- This strategy is also known as pass by reference and is used in several programming languages, such as C, C#, Java, C++, and so on.
    - The advantage of the call by reference is greater time and space-efficient because arguments do not need to be copied.
    - Here's a sample functionality:
    In this approach, it works slightly differently. Here there are two locations and for both of the locations, only a reference is being used instead of the replica itself.

Function Calling | Arguments

In Python you can call a function using these types of arguments:
Function Calling Arguments
  • Default Arguments
    As the name suggests, a default argument always assumes a default value in case there is no value provided in the function call for a specific argument.
    1. def empinfo(name = "ABC", designation):  
    2.     print ("Name : ", name)  
    3.     print ("Designation : ", designation)  
    4.     return;  
    6. empinfo( designation = "Dev" )  
    Function Calling
    Now let us see some changes in the code and call the function again for a different pair or a different value:
    1. def empinfo(name = "XYZ", designation):  
    2.      print ("Name : ", name)  
    3.      print ("Designation : ", designation)  
    4.      return;  
    6. empinfo( name = "ABC", designation = "Dev" )  
    8. empinfo( designation = "Dev" )  
  • Required Arguments
    Required arguments are those that are passed to a function in a proper positional/hierarchical order. In Python, the number of arguments in the function call should be exactly the same as the function definition.
    1. def callme( str ):  
    2.      # "This prints a passed string into this function"  
    3.      print (str)  
    4.      return;  
    6. callme()  
    Required Arguments
    As I explained in the preceding paragraph, a required argument needs to pass one argument in the callme function and we didn't do that. That's why the snippet is showing an error.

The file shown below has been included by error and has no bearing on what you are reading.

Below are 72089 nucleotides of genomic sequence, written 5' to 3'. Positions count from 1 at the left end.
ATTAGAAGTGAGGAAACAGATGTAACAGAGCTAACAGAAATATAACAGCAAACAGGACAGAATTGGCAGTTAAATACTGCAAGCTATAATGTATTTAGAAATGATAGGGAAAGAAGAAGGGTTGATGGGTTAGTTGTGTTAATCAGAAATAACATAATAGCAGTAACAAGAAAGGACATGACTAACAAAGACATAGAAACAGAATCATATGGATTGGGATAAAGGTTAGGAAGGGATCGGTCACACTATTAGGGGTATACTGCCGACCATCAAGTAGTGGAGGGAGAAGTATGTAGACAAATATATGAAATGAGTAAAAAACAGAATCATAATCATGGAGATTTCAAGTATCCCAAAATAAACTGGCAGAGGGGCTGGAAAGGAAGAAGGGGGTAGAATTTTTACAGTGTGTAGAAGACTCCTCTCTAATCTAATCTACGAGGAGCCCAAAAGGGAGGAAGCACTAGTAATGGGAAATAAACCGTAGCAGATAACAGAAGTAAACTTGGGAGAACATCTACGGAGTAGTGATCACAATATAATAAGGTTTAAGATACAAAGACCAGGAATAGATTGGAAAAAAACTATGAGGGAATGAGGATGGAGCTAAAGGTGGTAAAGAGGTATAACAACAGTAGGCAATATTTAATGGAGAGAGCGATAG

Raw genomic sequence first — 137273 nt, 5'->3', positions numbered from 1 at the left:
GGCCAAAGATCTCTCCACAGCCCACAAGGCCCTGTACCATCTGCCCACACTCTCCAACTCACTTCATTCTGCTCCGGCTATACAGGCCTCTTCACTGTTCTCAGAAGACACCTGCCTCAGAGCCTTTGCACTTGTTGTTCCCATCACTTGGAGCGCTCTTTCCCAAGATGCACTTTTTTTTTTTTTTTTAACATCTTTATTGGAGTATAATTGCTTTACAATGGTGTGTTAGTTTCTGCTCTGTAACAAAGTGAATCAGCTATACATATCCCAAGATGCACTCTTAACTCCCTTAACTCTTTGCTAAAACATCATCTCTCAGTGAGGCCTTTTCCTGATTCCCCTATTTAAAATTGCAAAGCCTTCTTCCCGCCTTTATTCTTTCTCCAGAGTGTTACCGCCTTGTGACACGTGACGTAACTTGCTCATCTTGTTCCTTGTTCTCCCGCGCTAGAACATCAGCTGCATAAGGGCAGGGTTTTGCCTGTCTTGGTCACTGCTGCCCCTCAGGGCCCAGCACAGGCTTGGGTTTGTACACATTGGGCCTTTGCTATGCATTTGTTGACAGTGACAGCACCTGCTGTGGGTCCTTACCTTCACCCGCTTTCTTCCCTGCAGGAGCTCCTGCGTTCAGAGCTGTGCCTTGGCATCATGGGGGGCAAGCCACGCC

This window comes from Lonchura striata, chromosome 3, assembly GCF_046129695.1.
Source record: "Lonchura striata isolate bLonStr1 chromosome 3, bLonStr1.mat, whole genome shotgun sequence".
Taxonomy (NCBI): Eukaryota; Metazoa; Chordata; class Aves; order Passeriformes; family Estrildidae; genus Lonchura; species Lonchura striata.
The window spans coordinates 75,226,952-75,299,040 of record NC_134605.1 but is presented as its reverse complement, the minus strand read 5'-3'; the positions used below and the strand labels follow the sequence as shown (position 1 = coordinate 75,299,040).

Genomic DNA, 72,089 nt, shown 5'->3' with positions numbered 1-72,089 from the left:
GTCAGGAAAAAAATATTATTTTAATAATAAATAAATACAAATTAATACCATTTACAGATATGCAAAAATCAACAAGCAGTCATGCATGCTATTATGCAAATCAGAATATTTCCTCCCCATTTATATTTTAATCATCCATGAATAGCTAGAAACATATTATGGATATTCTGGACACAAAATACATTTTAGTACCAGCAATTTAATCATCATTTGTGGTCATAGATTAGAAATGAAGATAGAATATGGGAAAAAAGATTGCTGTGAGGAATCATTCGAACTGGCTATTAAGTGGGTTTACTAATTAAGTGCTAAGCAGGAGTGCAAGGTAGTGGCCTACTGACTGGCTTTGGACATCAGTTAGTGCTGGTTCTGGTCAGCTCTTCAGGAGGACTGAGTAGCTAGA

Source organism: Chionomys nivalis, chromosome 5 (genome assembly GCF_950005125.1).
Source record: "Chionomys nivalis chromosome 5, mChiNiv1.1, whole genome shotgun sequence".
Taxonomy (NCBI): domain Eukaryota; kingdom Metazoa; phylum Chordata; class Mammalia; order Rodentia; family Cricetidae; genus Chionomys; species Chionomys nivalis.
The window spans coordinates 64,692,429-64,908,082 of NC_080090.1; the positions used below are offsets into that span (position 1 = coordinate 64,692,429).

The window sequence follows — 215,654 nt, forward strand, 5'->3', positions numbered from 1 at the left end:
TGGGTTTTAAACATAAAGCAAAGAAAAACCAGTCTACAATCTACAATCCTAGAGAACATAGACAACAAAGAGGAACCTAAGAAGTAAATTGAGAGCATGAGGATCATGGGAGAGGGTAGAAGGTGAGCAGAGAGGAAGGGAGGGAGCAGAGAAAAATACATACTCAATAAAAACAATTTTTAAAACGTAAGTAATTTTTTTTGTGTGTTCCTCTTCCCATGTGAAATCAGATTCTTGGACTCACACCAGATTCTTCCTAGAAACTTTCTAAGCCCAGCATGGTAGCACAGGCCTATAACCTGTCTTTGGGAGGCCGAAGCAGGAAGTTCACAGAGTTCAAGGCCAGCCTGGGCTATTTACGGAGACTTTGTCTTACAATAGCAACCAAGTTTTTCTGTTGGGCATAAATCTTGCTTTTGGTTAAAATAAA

But if you pass an argument then it will produce an output for sure.
  • Keyword Arguments
    Keyword arguments are somehow similar to the function calls. Whenever you use keyword arguments in a function call, it is identified by the parameter name directly.
    There are many advantages to the use of this approach, these are:
      - it allows you to skip the arguments.
      - Even you can place the arguments out of order.
      - You can also make keyword calls (using function name).
    1. def callme( str ):  
    2.      print (str)  
    3.      return;  
    5. callme( str = "Calling that function");  
    If you haven't yet gotten the theme then don't worry. Let's explore it with a similar type of example as we used for the default try arguments, to provide you a clear view.
    1. def empinfo(name , designation):  
    2.      print ("Name : ", name)  
    3.      print ("Designation : ", designation)  
    4.      return;  
    6. empinfo( name = "ABC", designation = "Dev" )   
    Keyword Arguments
    (I hope now it will be clear to you guys.)
  • Variable Length Arguments
    All the three above specified arguments are enough to perform any operation, but still, you may need to process a function for more arguments than you specified. For that, here comes the concept of Variable Length Arguments.
    1. def callme( arg, *vartuple ):  
    2.      print ("India??")  
    3.      print (arg)  
    4.      for var in vartuple:  
    5.           print (var)  
    6.      return;  
    8. callme( "Democracy""or""Gerontocracy")  
    Variable Length Arguments


In the next chapter, we will learn to use Python List.
Abhishek Jaiswal